Nativity Story: Separating Fact from Fiction
Many of these might be familiar holiday traditions, but which are based in fact?
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New Testament scholars like F.F. Bruce, Ben Witherington, N.T. Wright, Richard Bauckham, Craig Keener and Darrell Bock have written academic volumes demonstrating with scholarly rigor that the biblical account of Jesus’ birth is historically reliable. However, if you’ve ever heard the Christmas story retold or watched it dramatized on film, you may not have realized how many myths were added to the story found in the Gospels. In this piece, I will address five of them.
1. No Room at the Inn
Luke’s phrase “there was no room at the inn” is often taken to mean that Mary and Joseph couldn’t find a local Hilton in town. But this is highly doubtful. Bethlehem was a very small village with no major roads. So a traveler’s inn would have been extremely unlikely. In addition, Luke doesn’t use the common word for hotel inn (pandeion) that he uses other places. Instead, he uses a word that means guest room (kataluma). It’s the same word that he used to describe the place where Jesus took the last supper.
It’s far more likely that since Bethlehem was Joseph’s ancestoral home, he had relatives there. And because of the census taking place at the time, none of his relatives had any room in their guest quarters. Guest rooms were typically in the front of houses and the animal shelters were in the back of the house or the lower level (in a cave). In the family shelter, the family animals were fed and protected at night from the cold, thieves and predators. So Joseph and Mary were lodged on the lower level or in the back of the house—the animal shelter. Most likely, the animals were removed while the couple lodged there. (There is no mention of animals in Luke’s or Matthew’s account. St. Francis is credited with building the first manger scene complete with live animals.)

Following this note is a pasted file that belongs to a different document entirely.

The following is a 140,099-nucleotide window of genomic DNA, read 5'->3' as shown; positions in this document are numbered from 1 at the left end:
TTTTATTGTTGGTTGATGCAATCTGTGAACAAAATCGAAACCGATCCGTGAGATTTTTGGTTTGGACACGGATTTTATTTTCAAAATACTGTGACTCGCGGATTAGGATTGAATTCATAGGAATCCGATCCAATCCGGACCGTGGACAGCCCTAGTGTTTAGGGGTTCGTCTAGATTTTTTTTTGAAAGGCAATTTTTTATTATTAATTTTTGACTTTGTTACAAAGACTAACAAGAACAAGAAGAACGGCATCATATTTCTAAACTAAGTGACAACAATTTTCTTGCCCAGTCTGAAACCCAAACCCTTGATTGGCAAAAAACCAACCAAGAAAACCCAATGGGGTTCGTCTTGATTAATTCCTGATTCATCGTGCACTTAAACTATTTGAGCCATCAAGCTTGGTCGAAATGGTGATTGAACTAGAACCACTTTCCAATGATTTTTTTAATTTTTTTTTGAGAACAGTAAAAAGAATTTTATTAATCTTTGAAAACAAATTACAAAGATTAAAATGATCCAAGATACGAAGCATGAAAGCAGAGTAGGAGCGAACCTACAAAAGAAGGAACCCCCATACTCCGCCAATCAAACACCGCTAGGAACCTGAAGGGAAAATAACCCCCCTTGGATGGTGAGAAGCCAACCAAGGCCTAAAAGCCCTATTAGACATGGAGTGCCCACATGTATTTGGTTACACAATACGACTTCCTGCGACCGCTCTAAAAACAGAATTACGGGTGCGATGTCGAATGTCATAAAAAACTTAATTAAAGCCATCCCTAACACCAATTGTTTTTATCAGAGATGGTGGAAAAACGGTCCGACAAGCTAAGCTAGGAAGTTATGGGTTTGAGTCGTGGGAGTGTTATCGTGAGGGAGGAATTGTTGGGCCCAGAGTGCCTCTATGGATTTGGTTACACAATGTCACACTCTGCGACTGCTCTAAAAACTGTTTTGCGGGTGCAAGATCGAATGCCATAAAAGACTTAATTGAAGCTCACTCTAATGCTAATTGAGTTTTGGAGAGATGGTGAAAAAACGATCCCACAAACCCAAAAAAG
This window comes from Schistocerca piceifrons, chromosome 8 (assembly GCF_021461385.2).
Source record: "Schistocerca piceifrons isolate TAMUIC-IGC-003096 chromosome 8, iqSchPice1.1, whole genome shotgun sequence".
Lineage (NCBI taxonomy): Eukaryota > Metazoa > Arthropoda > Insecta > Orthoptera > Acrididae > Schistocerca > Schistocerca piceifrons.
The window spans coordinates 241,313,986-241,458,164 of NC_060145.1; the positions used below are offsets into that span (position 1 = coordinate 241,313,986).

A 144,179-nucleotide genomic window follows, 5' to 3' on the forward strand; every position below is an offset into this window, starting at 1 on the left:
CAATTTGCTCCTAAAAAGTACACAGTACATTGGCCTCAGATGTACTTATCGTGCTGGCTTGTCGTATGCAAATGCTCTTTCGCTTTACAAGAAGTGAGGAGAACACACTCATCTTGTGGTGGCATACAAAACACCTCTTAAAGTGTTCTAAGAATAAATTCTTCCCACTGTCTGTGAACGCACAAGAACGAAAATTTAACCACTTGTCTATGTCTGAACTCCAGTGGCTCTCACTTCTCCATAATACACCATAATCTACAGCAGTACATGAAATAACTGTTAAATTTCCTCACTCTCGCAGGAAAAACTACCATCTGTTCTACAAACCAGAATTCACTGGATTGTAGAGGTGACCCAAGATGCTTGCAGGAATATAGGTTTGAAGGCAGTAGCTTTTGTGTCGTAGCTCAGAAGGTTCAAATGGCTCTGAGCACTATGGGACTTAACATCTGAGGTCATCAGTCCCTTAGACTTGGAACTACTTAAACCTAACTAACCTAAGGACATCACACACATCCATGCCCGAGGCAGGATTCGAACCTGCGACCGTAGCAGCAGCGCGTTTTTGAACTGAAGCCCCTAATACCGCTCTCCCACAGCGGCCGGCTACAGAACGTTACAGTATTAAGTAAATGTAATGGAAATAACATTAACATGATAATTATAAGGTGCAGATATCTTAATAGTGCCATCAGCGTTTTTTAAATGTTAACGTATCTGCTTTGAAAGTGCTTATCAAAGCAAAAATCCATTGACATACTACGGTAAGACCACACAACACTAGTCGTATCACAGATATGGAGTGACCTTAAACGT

2. Three Kings
You’ve heard the line “these three kings.” Well, there were no kings in the Gospel story of Jesus’ birth. The Magi were not kings as commonly understood. They were oriental priests schooled in esoteric arts, dream interpretation, astrology, reading animal parts to predict the future, etc. They were consultants—counselors and advisers to royalty. Their search for Jesus could only bring them to Jerusalem. They needed divine revelation to take them to Bethlehem.
The Magi came to honor the new born King and were probably in shock when they discovered He would be born in the place where animals were kept. Also, we are not sure how many of the Magi visited Bethlehem to honor Jesus. The text only says that they brought three gifts. It does not say that there were three Magi.
In addition, Matthew tells us that they didn’t arrive until after Jesus was born. They may have arrived and/or stayed well after the birth since Herod was concerned with male infants that were up to two years old—so much so that he ordered their deaths.